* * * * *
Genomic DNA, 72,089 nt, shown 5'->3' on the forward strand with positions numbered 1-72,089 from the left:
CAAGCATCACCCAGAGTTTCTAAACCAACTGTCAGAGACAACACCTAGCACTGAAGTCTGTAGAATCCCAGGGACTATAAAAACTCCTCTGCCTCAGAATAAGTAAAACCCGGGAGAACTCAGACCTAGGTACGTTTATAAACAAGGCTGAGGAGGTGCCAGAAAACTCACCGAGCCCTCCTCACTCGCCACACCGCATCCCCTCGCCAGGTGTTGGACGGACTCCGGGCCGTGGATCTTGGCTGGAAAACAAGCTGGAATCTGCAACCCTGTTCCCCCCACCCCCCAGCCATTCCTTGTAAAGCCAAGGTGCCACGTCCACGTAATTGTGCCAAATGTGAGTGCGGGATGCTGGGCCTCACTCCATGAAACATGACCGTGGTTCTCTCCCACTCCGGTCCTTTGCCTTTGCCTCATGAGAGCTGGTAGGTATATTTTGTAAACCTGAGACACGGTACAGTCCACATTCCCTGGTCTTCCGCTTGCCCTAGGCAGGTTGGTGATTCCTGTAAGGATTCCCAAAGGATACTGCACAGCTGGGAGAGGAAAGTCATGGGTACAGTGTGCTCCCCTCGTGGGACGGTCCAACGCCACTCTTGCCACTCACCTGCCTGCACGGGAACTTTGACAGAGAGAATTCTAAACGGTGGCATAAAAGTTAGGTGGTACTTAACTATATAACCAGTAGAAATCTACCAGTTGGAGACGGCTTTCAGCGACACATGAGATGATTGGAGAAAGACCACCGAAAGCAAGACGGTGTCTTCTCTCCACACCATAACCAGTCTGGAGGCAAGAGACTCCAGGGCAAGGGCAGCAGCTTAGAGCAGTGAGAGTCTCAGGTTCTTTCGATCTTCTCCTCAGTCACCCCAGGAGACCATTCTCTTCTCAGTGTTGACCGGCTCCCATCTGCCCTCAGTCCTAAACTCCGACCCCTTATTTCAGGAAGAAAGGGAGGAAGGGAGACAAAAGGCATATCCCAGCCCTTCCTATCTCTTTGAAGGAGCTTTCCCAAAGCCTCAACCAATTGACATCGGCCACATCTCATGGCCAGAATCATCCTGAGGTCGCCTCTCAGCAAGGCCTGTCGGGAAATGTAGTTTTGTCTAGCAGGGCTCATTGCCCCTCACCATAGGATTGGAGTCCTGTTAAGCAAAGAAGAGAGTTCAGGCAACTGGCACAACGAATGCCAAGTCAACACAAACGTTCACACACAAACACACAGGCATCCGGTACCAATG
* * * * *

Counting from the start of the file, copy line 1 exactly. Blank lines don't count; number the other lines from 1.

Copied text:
Genomic DNA, 72,089 nt, shown 5'->3' on the forward strand with positions numbered 1-72,089 from the left: